Based on its simplistic graphics and whimsical soundtrack some may mistake Pinstripe for a charming indie game targeted at children, but delve into the narrative and it suddenly becomes clear that Pinstripe is rooted in dark themes.
This indie which is presented as a 2D platformer is also heavily laden with puzzle elements. The narrative of Pinstripe unravels when Ted, an ex priest boards a train with his young daughter Bo. Overwhelmed by curiosity Bo wanders cabin to cabin, leading her father through different sections of the sleeper, whilst most carriages are empty one contains a sinister man, drenched in shadow and followed by eerily disturbing atmosphere.
It is here we are introduced to the game’s antagonist Pinstripe and his intentions which will fuel the narrative of the game. Pinstripe’s abduction of Bo leads Ted to Hell where he must solve puzzles, befriend the worlds wacky residents and race against time to save his daughter.
Each screen represents a new challenge for Ted to overcome and while you can only move to the left or right there’s enough intricacy in each individual level to hint at a vast amount of intricacy, backtracking and secrets to be uncovered in later proportions of the game. Locked doors with no keys in sight are prominent at the start of the game as well as blocked off roads hinting that with a better set of skills and a more fruitful inventory, treasures can be uncovered if you decide to return.
It’s a delight to explore the environment as well as soak in the graphics which are simplistic yet effective in conveying the horror of the story. Dimly lit cave’s have been re-purposed as dungeons, terrifying monsters hellbent on attacking Ted roam the snowy wilderness and an uneasy atmosphere radiates throughout this story book narrative.
Puzzles dominate Pinstripe and while most of these are easily solved they add a sense of depth to the indie. These puzzles follow a similar pattern which revolve around helping the troubled residents of Hell and restoring functions to machinery around the world. The simple nature of these numerous puzzles leaves the focus at all times be heavily set on the narrative, which is what Pinstripe deserves.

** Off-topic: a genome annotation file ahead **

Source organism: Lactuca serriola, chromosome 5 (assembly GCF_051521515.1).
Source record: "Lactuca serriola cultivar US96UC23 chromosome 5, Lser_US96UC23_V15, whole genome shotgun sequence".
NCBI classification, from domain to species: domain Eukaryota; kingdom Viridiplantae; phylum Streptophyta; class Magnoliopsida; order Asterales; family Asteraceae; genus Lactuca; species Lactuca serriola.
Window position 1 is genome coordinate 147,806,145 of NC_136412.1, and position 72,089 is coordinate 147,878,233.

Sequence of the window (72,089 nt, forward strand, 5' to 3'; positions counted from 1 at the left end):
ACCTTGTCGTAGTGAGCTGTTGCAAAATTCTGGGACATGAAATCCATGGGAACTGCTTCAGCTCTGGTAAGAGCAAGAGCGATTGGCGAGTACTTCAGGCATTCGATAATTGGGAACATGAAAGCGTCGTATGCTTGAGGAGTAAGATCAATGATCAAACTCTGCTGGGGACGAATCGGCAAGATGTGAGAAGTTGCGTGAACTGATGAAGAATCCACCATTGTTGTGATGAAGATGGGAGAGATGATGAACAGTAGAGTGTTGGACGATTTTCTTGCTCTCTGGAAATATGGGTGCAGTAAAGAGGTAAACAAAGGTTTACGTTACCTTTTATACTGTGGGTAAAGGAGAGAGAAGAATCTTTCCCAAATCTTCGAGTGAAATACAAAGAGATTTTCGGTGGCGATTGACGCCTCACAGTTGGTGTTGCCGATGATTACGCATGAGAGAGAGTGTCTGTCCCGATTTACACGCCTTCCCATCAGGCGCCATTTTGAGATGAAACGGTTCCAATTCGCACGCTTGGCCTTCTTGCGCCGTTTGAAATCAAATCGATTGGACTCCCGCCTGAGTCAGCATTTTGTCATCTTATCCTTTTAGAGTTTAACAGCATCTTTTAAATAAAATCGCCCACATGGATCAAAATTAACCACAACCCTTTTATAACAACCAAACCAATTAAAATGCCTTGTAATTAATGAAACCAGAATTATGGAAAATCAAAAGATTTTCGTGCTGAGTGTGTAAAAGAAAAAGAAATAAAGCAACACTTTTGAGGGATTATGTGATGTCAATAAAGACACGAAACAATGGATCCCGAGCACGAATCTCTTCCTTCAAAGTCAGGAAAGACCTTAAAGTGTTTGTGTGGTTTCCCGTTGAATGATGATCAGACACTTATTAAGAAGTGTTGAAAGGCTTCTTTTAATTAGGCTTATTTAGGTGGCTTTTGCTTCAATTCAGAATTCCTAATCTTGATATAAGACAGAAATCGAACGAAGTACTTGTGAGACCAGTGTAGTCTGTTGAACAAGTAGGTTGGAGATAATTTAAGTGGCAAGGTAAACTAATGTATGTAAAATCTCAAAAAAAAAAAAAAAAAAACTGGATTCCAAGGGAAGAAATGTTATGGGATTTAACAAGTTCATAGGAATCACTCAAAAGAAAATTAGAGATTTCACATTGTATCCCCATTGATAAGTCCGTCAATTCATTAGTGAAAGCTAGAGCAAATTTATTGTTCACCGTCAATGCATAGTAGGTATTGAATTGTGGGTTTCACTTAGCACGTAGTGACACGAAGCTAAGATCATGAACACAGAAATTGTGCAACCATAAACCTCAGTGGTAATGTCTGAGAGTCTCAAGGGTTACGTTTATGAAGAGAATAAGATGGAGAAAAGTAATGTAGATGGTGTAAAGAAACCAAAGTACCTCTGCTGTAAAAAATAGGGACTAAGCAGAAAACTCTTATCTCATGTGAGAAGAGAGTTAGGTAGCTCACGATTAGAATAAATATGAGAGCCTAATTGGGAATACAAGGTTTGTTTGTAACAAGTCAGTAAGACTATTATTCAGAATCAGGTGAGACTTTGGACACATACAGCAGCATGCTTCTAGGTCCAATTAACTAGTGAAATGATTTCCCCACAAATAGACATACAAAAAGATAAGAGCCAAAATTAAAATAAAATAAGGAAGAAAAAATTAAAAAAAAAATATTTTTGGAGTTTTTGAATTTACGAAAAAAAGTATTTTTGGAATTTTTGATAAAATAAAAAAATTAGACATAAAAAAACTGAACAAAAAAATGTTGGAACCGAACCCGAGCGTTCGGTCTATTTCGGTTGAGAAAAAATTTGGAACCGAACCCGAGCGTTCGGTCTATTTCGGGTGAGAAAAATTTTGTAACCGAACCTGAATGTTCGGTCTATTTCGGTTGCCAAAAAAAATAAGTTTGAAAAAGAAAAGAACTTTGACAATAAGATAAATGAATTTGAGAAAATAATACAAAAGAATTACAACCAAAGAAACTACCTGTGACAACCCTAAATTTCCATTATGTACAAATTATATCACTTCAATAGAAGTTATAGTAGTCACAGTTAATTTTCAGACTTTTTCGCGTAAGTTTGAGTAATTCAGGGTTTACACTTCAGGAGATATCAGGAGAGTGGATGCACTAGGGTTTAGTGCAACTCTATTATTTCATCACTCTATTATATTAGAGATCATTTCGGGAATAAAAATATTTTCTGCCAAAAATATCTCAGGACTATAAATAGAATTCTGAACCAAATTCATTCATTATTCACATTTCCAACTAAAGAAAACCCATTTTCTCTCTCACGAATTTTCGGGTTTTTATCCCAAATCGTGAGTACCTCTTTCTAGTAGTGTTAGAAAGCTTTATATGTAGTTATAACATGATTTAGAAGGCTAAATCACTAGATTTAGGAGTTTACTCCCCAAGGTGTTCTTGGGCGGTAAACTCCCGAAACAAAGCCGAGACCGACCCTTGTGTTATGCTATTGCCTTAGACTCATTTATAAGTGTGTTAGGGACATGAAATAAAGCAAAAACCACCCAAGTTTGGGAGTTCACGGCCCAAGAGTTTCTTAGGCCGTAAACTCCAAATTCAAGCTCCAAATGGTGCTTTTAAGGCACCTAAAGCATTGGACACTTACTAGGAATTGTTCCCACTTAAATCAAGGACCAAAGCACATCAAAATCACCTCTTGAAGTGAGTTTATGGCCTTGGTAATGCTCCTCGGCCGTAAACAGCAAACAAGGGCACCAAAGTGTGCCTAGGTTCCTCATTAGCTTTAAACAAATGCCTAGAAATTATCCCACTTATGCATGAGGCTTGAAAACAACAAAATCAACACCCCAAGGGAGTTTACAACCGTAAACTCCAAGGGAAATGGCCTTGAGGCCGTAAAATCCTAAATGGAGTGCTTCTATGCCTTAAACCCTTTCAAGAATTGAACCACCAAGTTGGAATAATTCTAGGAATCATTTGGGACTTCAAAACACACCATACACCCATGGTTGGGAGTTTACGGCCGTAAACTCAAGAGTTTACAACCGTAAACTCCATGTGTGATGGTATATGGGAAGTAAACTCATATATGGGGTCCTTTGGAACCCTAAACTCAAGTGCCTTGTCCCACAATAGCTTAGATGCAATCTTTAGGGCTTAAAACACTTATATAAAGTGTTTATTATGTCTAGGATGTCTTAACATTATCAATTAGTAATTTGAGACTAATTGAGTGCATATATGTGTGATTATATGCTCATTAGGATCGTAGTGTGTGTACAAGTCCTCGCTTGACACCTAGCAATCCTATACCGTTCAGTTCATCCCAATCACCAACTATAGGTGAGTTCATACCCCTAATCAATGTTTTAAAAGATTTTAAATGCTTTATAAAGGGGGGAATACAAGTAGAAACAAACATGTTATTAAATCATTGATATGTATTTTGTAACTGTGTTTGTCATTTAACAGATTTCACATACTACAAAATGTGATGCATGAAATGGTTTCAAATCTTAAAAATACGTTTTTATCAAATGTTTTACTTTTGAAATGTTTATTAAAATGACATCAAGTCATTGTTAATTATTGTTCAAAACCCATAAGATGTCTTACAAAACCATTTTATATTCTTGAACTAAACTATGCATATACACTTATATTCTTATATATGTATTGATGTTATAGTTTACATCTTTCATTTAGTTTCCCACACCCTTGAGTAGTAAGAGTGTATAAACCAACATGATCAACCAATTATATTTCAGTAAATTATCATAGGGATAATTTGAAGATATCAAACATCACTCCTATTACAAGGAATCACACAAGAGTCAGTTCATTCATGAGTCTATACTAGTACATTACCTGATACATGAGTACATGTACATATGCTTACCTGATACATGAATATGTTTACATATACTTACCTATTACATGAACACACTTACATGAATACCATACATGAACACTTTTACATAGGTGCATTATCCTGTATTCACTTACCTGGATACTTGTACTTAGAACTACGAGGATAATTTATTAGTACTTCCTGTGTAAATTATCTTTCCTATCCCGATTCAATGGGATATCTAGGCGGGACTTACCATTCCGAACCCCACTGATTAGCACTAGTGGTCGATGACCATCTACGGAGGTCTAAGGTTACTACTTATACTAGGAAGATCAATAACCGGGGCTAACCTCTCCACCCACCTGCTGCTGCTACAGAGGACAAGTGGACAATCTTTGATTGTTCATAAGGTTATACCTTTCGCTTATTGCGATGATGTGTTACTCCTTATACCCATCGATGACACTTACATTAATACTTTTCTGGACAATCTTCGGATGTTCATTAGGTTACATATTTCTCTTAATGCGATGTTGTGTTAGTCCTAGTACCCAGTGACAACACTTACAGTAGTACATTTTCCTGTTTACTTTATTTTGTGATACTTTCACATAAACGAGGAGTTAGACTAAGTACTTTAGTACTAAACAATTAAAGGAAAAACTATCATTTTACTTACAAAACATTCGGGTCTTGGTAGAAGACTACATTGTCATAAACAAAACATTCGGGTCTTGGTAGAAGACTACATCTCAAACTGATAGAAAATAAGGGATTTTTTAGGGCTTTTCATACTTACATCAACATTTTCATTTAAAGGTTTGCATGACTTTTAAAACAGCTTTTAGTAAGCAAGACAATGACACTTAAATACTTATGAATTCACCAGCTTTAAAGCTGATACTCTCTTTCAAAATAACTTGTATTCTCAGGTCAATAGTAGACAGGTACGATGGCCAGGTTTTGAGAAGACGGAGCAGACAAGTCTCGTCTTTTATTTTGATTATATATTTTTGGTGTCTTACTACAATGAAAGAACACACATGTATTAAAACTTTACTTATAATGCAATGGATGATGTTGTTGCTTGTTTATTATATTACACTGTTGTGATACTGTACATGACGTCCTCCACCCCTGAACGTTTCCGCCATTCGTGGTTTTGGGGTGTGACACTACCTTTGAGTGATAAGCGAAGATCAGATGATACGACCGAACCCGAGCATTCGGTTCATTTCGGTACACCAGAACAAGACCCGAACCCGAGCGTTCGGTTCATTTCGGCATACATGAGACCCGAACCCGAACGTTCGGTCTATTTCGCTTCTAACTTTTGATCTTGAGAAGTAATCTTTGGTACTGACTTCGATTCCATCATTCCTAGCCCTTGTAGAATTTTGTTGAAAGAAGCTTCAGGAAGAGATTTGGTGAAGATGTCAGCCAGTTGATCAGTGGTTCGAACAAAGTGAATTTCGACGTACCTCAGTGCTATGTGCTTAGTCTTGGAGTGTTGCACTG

Pinstripe has a relatively short running time with and can be easily completed under the two hour mark, though some may critique its short duration the pacing perfectly complements the desperate race against time to save Bo from Pinstripe’s clutches. Even in two hours Ted’s journey through Hell takes him to a variety of locations, each as unique as the one before and even backtracking segments are enjoyable as they reveal new secrets, weapons and story components.
The one negative I will report about Pinstripe is the rare collection missions which severely halt the flow of the game, breaking apart the tension and atmosphere which slowly builds throughout this quirky indie. Frozen gems are the currency in this world and although it’s rare that you’ll need to purchase items the times you’re low on money leave you scrounging though previous areas, desperately cobbling up any gems you can find. When compared to the rest of the game this negative is a mere drop in the ocean but it’s execution could be ironed out for consistently enjoyable gameplay.
Rounding out the atmosphere of Pinstripe is the fantastic voice acting. The tension of the game is heavily influenced by the eerie echoed voice of Pinstripe himself and players are moved by Bo’s desperate cries for help. It’s a small touch, but the power voice acting has on the overall tone of Pinstripe is worth noting and celebrating.
Pinstripe is the result of one man’s passionate attempt to create a whimsical tale which sits shoulder to shoulder with other highly regarded indie titles. Pinstripe not only matches the success of these games but in some cases surpasses them by delivering a clean cut adventure, one which is hard to forget and easy to recommend.
*Code kindly provided by the publisher for review*